The novel is structured in three parts. The first two are narrated by the student, and the third is a 'testament' in letter form by Sensei, outlining the story of his life, and explaining why he has for so long withdrawn from the outside world.
Sensei's testament is a profound self-examination and self-criticism, mostly revolving around his selfish and manipulative actions, in his own student days, when he and his friend (a fellow student) were both in love with the same girl (now Sensei's wife). This behaviour leads, in the end, to catastrophic results for his friend. From that period on, though Sensei has appeared outwardly normal and happy, his life has been completely blighted.
What makes the novel such a significant work for Western readers (other than its literary excellence) is the distinctly Japanese point of view it brings to an old story. This new perspective brings up a large number of worrying (because unanswerable) questions. How much, for instance, does Sensei's failure to forgive himself for his earlier mistakes arise from his culture's sense of 'honour', and how much from human nature?
Kokoro translates as 'the heart of things', a perfect title for a book that delicately, subtly and finally disturbingly, probes the mystery that is the core of human life.
By using his experiences living in the late Meiji period of Japan, Natsume Soseki wrote an insightful novel entitled "Kokoro," which was translated in English language by Edwin McClellan. The book is broken into three sections, "Sensei and I," "My Parents and I," and "Sensei and His Testament." The first section reveals the first interaction between the Student and Sensei at the beach, their conversations, and the college graduation of the Student. The second section deals with the life of the Student's home in the countryside of Japan, his father's illness, and the receiving of Sensei's last letter. And the last part of the novel is a letter from Sensei to the Student in which he discusses his dark past and why he decided to meet his end. From reading "Kokoro," one can get an understanding of how modern social transformation influenced Japanese life.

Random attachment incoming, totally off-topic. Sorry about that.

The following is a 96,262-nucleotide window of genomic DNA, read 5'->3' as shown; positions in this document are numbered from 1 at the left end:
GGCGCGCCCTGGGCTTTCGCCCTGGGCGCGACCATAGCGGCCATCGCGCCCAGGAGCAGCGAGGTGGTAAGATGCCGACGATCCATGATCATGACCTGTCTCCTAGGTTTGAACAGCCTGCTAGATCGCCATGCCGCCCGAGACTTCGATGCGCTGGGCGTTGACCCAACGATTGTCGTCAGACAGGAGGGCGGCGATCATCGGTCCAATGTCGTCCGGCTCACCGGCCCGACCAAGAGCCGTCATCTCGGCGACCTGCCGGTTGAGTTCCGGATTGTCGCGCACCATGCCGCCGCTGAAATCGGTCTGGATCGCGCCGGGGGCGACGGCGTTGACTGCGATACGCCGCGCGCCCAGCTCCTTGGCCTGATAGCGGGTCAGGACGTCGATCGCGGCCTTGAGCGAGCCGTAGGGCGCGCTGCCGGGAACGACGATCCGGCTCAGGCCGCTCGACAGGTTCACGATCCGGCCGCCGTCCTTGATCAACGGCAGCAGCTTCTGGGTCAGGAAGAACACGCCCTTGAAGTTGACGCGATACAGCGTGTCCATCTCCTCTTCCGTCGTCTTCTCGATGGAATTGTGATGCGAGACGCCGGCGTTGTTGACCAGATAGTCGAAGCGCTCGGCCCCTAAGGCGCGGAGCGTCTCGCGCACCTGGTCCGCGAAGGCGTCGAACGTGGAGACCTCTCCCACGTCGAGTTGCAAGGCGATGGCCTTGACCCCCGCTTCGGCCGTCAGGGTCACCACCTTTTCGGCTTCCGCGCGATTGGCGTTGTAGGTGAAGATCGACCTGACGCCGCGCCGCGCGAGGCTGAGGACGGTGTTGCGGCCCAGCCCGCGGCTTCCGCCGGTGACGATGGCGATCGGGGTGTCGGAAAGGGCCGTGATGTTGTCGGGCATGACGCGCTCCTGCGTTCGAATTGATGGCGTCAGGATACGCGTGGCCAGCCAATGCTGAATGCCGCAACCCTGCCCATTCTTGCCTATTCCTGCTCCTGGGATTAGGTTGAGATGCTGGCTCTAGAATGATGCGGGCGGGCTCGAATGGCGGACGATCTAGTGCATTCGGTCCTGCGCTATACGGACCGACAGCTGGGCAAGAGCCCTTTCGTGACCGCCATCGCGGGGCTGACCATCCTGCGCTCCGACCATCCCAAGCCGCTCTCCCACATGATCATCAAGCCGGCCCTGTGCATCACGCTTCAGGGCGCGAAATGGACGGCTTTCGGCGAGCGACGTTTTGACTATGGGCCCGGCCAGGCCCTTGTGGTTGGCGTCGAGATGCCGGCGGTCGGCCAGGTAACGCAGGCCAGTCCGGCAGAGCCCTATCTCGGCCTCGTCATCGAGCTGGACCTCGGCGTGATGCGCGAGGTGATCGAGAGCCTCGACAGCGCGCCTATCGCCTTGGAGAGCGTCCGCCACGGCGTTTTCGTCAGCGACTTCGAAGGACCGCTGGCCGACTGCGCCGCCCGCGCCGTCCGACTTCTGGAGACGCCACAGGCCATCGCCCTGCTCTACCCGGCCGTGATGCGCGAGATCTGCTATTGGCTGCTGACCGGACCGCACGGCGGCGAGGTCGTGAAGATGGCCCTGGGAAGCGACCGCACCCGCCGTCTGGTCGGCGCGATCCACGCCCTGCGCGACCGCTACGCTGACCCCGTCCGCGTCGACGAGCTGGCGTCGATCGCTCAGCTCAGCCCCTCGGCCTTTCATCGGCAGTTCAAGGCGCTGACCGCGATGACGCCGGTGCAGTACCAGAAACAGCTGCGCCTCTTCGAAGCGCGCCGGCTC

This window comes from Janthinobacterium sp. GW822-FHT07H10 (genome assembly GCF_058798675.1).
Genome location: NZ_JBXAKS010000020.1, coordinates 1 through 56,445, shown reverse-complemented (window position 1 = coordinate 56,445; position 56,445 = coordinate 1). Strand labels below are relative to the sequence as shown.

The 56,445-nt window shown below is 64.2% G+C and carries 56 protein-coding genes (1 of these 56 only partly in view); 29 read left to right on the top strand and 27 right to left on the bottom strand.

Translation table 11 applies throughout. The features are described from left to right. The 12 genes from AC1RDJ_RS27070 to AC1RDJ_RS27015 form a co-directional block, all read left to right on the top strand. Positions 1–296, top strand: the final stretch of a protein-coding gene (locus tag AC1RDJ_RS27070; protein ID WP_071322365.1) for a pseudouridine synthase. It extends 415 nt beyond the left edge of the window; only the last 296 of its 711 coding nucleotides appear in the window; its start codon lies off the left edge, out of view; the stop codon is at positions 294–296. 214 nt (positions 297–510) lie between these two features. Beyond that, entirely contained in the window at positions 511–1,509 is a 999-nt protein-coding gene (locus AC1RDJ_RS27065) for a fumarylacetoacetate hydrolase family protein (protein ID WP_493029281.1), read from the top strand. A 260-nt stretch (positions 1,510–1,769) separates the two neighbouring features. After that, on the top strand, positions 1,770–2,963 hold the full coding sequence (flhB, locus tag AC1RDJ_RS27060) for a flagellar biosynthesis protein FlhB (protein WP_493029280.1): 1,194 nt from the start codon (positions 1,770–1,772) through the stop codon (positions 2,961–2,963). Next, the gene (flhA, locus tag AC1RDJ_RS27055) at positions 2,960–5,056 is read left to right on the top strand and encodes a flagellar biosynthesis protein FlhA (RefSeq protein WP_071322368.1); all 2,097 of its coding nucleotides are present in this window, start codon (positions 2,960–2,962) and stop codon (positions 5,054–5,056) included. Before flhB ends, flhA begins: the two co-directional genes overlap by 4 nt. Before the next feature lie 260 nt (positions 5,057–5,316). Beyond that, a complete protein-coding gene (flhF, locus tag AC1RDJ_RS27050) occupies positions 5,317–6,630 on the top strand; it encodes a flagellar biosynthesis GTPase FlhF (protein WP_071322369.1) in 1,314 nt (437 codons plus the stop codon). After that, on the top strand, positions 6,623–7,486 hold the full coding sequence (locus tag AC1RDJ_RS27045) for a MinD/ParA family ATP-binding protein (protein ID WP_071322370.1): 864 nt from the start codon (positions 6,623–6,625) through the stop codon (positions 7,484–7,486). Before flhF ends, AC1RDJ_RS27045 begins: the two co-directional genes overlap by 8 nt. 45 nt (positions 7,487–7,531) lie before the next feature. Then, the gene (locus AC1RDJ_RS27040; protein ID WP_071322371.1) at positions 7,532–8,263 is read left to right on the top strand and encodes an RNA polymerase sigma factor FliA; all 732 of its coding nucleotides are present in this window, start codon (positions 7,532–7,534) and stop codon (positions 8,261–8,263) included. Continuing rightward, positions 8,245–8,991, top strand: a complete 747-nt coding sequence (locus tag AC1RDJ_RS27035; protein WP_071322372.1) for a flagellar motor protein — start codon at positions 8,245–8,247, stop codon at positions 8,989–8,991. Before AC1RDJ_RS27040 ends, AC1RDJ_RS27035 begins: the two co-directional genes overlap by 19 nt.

To show as an example: when a person lives through two different eras, it can alter his feelings and his sense of living in the Japanese society. In a sense, the transformation can alter one's sense of identification with his country. In Kokoro, the character Sensei has a lack of identification with Japan in terms of where he fits in the society, which partly leads to his deep loneliness. Since the fall of Tokugawa Japan and the Samurai class, there may have been number of people who refused to change their ways or move on toward the new Japanese society, which was the Meiji era.
But, toward the end of the Meiji period, the new change called the "modern era" was approaching, which created an effect on people who were already born in the Meiji era. As a man filled with guilt, fear, and loneliness, Sensei felt that he should leave the world physically due to the fact that he had no place in the new modern Japan. One example in the novel which best explains loneliness as a result of the modern transformation is when Sensei expressed his insight to the Student: "loneliness is the price we have to pay for being born in this modern age, so full of freedom, independence, and our own egotistical selves," which was a comment that made the Student stood speechless and kept silence (p. 30).
The novelist Natsume Soseki wrote an insightful work, with a clear read as translated by Mr. McClellan. With a humble opinion, this book is given as five stars and to be recommended.
Kokoro is a book that can only be described as gentle, soft and heartbreaking. Written in a typical Japanese style the plot is more about the feelings of the main characters and how that affects their relationships and their actions. The ending is also typically Japanese, heartbreaking. The readers often find themselves comparing their own relationships with the ones so gracefully described in this book. Reading it will give anyone a new way of looking at love, hate, relationships but most importantly it is a beautiful poetic piece of literature that will be treasured for life.
this book is so delicate and comprehensive. in true japanese style the plot is by no means fast paced, which could put some off, but what you loose in pace i felt you gained so much in depth. as a result the characters really came to life and i felt myself empathising with so many of them.
the basic plot is that a young student meets one who he calls 'sensei' although not being an official teacher to him, this student wants to learn from this mysterious and closed person.
written in the first person, the reader is brought face to face with many themes although there seems to be a hint of nihilistic undertone--particularly when one regards the history at the time of it's writing. i particularly loved the abrupt ending which in some sense doesn't finish the story and therefore allows you to conclude it yourself, but i won't ruin it for you!
i only bought this book because dancingphilip recommended it, so it was a bit of a gamble, but it paid off. probably one of my top 5 books.